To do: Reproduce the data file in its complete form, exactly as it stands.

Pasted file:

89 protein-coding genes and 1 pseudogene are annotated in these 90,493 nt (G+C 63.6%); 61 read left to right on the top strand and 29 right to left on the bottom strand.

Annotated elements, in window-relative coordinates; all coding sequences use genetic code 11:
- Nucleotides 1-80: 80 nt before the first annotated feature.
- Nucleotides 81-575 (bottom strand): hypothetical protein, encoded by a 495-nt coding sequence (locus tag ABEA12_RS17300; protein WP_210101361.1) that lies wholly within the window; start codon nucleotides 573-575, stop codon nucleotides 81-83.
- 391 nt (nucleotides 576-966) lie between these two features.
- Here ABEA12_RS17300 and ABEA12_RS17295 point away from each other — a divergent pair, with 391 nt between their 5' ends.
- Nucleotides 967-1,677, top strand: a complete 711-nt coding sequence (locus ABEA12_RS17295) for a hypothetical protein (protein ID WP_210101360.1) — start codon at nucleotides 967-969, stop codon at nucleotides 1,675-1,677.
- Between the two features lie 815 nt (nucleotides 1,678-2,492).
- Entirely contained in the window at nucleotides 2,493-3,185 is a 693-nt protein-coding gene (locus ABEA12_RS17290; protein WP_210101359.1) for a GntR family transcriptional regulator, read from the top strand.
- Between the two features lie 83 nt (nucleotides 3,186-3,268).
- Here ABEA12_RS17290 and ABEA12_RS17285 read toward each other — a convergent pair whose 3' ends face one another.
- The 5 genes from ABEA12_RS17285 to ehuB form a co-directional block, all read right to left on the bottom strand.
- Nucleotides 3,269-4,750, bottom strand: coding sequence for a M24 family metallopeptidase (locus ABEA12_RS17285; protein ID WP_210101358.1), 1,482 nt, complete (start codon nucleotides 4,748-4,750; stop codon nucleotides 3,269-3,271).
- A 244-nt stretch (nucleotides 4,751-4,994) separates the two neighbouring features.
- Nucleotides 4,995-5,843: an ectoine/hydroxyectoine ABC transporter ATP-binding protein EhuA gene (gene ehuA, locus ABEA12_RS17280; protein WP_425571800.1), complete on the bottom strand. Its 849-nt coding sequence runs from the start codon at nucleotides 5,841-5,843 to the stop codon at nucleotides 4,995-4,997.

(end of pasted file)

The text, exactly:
89 protein-coding genes and 1 pseudogene are annotated in these 90,493 nt (G+C 63.6%); 61 read left to right on the top strand and 29 right to left on the bottom strand.

Annotated elements, in window-relative coordinates; all coding sequences use genetic code 11:
- Nucleotides 1-80: 80 nt before the first annotated feature.
- Nucleotides 81-575 (bottom strand): hypothetical protein, encoded by a 495-nt coding sequence (locus tag ABEA12_RS17300; protein WP_210101361.1) that lies wholly within the window; start codon nucleotides 573-575, stop codon nucleotides 81-83.
- 391 nt (nucleotides 576-966) lie between these two features.
- Here ABEA12_RS17300 and ABEA12_RS17295 point away from each other — a divergent pair, with 391 nt between their 5' ends.
- Nucleotides 967-1,677, top strand: a complete 711-nt coding sequence (locus ABEA12_RS17295) for a hypothetical protein (protein ID WP_210101360.1) — start codon at nucleotides 967-969, stop codon at nucleotides 1,675-1,677.
- Between the two features lie 815 nt (nucleotides 1,678-2,492).
- Entirely contained in the window at nucleotides 2,493-3,185 is a 693-nt protein-coding gene (locus ABEA12_RS17290; protein WP_210101359.1) for a GntR family transcriptional regulator, read from the top strand.
- Between the two features lie 83 nt (nucleotides 3,186-3,268).
- Here ABEA12_RS17290 and ABEA12_RS17285 read toward each other — a convergent pair whose 3' ends face one another.
- The 5 genes from ABEA12_RS17285 to ehuB form a co-directional block, all read right to left on the bottom strand.
- Nucleotides 3,269-4,750, bottom strand: coding sequence for a M24 family metallopeptidase (locus ABEA12_RS17285; protein ID WP_210101358.1), 1,482 nt, complete (start codon nucleotides 4,748-4,750; stop codon nucleotides 3,269-3,271).
- A 244-nt stretch (nucleotides 4,751-4,994) separates the two neighbouring features.
- Nucleotides 4,995-5,843: an ectoine/hydroxyectoine ABC transporter ATP-binding protein EhuA gene (gene ehuA, locus ABEA12_RS17280; protein WP_425571800.1), complete on the bottom strand. Its 849-nt coding sequence runs from the start codon at nucleotides 5,841-5,843 to the stop codon at nucleotides 4,995-4,997.